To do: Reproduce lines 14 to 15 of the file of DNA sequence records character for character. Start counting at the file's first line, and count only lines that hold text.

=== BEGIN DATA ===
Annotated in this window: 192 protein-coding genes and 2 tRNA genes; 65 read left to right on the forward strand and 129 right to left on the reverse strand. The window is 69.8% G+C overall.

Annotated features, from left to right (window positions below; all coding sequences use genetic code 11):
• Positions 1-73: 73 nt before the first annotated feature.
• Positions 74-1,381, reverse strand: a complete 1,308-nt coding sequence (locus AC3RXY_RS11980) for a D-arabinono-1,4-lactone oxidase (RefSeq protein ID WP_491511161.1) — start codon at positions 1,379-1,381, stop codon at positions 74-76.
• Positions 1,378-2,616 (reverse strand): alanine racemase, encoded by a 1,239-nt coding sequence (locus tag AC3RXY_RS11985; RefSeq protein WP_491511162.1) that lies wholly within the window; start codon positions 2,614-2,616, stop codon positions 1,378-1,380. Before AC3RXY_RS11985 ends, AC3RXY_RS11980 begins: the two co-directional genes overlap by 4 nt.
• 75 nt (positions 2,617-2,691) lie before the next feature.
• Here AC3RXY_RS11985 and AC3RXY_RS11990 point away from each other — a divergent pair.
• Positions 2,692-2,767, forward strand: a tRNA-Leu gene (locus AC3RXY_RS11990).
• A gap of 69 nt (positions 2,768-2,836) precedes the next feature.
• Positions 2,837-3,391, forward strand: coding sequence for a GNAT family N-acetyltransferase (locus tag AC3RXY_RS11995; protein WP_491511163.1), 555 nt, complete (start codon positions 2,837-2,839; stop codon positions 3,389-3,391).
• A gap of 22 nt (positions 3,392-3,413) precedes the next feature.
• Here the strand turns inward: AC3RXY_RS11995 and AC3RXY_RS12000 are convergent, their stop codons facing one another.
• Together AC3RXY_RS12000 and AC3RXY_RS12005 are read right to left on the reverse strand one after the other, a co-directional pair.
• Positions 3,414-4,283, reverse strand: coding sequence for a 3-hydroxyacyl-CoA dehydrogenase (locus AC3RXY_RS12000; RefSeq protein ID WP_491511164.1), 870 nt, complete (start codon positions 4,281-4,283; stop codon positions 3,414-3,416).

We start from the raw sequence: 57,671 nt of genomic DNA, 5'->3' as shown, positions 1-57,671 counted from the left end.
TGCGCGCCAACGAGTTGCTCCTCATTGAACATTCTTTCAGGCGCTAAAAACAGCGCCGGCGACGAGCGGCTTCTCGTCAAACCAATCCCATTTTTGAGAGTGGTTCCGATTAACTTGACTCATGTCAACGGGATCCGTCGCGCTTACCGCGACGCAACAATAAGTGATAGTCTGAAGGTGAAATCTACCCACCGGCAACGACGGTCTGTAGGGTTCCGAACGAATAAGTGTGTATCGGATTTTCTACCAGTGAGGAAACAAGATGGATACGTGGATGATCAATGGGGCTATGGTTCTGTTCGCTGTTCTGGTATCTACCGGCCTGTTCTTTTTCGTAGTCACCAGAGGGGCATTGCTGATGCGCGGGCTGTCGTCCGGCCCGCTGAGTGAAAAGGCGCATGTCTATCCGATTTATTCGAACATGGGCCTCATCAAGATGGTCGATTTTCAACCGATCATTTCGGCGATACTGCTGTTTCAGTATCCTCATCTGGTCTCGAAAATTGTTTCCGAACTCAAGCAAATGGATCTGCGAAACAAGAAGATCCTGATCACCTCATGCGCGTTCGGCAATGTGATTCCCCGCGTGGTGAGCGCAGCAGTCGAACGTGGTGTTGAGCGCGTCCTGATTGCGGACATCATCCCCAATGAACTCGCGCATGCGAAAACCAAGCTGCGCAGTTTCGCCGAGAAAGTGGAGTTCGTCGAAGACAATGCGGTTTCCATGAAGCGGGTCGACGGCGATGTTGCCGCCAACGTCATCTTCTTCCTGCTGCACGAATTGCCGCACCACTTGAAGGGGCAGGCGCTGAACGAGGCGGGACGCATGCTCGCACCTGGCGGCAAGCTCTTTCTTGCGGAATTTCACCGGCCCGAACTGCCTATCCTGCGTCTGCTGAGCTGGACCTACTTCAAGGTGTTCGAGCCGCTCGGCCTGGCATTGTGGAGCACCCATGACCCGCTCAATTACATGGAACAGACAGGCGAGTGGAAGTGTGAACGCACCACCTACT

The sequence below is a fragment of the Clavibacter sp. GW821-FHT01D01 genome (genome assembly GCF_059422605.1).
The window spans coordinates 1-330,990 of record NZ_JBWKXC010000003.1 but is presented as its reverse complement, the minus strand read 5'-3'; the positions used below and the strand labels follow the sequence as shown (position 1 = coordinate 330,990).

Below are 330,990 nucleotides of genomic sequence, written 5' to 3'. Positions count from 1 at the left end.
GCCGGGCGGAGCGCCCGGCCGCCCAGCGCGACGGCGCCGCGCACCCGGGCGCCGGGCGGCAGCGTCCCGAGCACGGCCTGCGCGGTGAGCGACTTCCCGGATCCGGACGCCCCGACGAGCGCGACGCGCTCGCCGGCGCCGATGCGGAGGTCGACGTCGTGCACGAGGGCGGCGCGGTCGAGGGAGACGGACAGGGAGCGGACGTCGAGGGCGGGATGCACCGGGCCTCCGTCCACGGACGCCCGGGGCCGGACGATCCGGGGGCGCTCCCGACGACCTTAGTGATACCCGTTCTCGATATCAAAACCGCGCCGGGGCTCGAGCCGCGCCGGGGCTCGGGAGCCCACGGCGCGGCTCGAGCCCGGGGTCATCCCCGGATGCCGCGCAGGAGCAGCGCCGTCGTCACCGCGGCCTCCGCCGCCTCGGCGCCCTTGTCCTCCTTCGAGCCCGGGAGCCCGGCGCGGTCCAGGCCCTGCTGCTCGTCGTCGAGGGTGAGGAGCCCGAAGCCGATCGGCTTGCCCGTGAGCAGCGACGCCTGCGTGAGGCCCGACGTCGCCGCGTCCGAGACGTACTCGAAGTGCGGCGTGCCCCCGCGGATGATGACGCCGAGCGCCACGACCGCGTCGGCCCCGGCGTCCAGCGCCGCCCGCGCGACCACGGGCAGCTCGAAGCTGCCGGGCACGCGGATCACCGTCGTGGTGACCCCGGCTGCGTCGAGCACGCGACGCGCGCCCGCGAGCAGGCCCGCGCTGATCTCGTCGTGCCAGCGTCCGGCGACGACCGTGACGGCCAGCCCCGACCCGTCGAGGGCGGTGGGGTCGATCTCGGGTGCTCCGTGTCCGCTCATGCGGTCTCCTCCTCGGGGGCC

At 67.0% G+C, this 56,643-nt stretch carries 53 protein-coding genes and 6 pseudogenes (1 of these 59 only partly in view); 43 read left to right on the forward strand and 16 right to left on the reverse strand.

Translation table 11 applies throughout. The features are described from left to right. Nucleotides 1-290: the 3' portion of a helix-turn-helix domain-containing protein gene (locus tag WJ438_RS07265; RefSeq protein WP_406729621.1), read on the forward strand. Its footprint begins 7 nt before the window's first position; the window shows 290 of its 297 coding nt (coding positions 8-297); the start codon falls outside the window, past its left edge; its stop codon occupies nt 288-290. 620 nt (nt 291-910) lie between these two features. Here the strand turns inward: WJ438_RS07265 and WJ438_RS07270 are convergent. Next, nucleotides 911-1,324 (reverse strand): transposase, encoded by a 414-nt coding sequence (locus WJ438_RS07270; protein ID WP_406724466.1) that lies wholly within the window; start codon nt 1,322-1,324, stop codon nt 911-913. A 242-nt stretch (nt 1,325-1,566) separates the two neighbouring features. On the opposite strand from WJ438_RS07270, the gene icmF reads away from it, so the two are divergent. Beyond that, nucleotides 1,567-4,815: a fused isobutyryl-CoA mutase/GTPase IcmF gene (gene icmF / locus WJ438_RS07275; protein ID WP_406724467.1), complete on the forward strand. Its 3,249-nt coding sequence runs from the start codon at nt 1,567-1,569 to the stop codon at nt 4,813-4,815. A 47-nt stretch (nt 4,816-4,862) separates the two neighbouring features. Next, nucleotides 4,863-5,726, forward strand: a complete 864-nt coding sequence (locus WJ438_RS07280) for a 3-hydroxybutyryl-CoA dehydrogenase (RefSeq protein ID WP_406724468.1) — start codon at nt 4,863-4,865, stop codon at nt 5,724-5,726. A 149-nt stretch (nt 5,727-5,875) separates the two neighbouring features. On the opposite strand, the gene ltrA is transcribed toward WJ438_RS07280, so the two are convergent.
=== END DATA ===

• Positions 3,414-4,283, reverse strand: coding sequence for a 3-hydroxyacyl-CoA dehydrogenase (locus AC3RXY_RS12000; RefSeq protein ID WP_491511164.1), 870 nt, complete (start codon positions 4,281-4,283; stop codon positions 3,414-3,416).

We start from the raw sequence: 57,671 nt of genomic DNA, 5'->3' as shown, positions 1-57,671 counted from the left end.